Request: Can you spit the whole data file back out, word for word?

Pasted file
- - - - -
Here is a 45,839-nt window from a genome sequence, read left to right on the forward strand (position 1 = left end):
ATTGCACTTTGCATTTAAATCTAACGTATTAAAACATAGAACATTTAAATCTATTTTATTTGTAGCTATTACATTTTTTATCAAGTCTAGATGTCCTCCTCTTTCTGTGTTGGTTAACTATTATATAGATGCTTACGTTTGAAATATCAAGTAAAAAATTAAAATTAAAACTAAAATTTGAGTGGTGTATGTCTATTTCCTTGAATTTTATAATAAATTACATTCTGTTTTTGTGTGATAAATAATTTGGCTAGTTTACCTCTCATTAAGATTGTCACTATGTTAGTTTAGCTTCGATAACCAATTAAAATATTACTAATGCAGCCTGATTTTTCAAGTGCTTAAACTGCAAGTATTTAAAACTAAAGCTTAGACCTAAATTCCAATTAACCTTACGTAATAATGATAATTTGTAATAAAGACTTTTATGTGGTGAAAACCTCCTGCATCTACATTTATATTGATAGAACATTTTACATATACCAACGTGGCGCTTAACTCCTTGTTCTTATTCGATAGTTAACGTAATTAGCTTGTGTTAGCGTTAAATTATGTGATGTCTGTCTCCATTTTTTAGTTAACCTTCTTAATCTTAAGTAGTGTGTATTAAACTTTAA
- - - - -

Here is a 45,839-nt window from a genome sequence, read left to right on the forward strand (position 1 = left end):
ATTGCACTTTGCATTTAAATCTAACGTATTAAAACATAGAACATTTAAATCTATTTTATTTGTAGCTATTACATTTTTTATCAAGTCTAGATGTCCTCCTCTTTCTGTGTTGGTTAACTATTATATAGATGCTTACGTTTGAAATATCAAGTAAAAAATTAAAATTAAAACTAAAATTTGAGTGGTGTATGTCTATTTCCTTGAATTTTATAATAAATTACATTCTGTTTTTGTGTGATAAATAATTTGGCTAGTTTACCTCTCATTAAGATTGTCACTATGTTAGTTTAGCTTCGATAACCAATTAAAATATTACTAATGCAGCCTGATTTTTCAAGTGCTTAAACTGCAAGTATTTAAAACTAAAGCTTAGACCTAAATTCCAATTAACCTTACGTAATAATGATAATTTGTAATAAAGACTTTTATGTGGTGAAAACCTCCTGCATCTACATTTATATTGATAGAACATTTTACATATACCAACGTGGCGCTTAACTCCTTGTTCTTATTCGATAGTTAACGTAATTAGCTTGTGTTAGCGTTAAATTATGTGATGTCTGTCTCCATTTTTTAGTTAACCTTCTTAATCTTAAGTAGTGTGTATTAAACTTTAA